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Baba’s Explainer – India’s Digital rupee: CBDC

  • IASbaba
  • December 1, 2022
  • 0
Economics
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Syllabus

  • GS-3: Money & Banking; RBI and its monetary Policy
  • GS-2: Government Policies and Interventions for Development in various sectors and Issues arising out of their Design and Implementation.

Context: Reserve Bank of India (RBI) has announced the launch of India’s much-awaited Central Bank Digital Currency (CBDC), a sort of official cryptocurrency, for retail users from December 1.

What is e-rupee?
  • Definition: RBI defines the CBDC as the digital form of currency notes issued by a central bank. It is a sovereign or entirely independent currency issued by the central bank (in this case, RBI), in accordance with the country’s monetary policy.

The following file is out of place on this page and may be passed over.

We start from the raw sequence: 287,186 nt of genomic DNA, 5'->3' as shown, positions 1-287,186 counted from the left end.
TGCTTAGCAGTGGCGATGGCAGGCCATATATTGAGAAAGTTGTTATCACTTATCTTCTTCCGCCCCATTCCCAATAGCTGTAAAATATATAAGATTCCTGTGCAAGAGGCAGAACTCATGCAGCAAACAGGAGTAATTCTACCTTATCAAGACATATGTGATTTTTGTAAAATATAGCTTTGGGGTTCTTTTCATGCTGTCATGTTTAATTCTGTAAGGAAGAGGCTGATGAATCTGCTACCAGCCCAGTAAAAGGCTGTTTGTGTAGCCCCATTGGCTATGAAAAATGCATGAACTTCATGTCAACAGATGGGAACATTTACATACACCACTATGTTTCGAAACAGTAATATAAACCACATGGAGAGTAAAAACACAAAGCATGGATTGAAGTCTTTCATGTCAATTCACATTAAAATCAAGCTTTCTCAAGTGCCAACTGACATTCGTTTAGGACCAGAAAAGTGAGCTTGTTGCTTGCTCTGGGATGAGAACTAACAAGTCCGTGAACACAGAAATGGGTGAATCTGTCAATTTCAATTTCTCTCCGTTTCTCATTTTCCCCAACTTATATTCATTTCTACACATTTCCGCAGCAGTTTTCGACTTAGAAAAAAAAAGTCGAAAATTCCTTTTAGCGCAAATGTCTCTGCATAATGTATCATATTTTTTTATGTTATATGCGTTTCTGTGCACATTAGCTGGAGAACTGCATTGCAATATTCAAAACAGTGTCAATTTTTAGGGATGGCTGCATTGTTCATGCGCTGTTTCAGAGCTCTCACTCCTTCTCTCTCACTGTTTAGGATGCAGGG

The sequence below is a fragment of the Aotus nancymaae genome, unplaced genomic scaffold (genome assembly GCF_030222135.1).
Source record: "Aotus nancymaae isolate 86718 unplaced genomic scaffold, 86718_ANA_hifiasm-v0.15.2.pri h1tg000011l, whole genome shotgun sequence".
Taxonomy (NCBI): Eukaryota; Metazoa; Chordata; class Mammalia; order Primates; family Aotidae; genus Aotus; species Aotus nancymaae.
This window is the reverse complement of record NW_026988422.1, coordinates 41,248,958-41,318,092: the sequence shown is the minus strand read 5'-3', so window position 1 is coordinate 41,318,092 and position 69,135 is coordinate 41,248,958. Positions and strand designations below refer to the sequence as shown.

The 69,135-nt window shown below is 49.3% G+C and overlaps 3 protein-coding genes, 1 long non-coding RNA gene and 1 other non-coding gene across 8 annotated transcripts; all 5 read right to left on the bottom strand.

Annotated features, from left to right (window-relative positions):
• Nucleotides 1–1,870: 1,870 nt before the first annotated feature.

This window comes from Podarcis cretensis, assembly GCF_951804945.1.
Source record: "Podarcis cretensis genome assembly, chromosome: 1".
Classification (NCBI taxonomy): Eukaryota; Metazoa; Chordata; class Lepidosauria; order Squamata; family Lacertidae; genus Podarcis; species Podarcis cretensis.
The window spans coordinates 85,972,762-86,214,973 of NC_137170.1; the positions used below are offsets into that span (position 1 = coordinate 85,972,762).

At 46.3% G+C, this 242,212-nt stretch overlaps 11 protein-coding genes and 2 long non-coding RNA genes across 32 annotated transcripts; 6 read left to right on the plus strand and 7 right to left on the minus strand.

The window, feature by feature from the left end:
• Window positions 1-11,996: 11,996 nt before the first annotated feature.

• Legal Tender: Once officially issued, CBDC will be considered as a medium of payment and legal tender by all three parties – citizens, government bodies, and enterprises. Being government-recognised, it can be freely converted to any commercial bank’s money or notes.
    • RBI is not in favour of e-rupee with interest. Because people might withdraw money from banks and convert it to digital rupee – causing banks to fail.
  • Blockchain Technology: The underlying technology of cryptocurrency and the digital rupee system will be blockchain technology. However, cryptocurrencies like bitcoin or ethereum are ‘private’ in nature. Digital rupee on the other hand, will be issued and controlled by the RBI. E-rupee would move away from the competitive ‘mining’ of private cryptocurrencies to an algorithm-based process.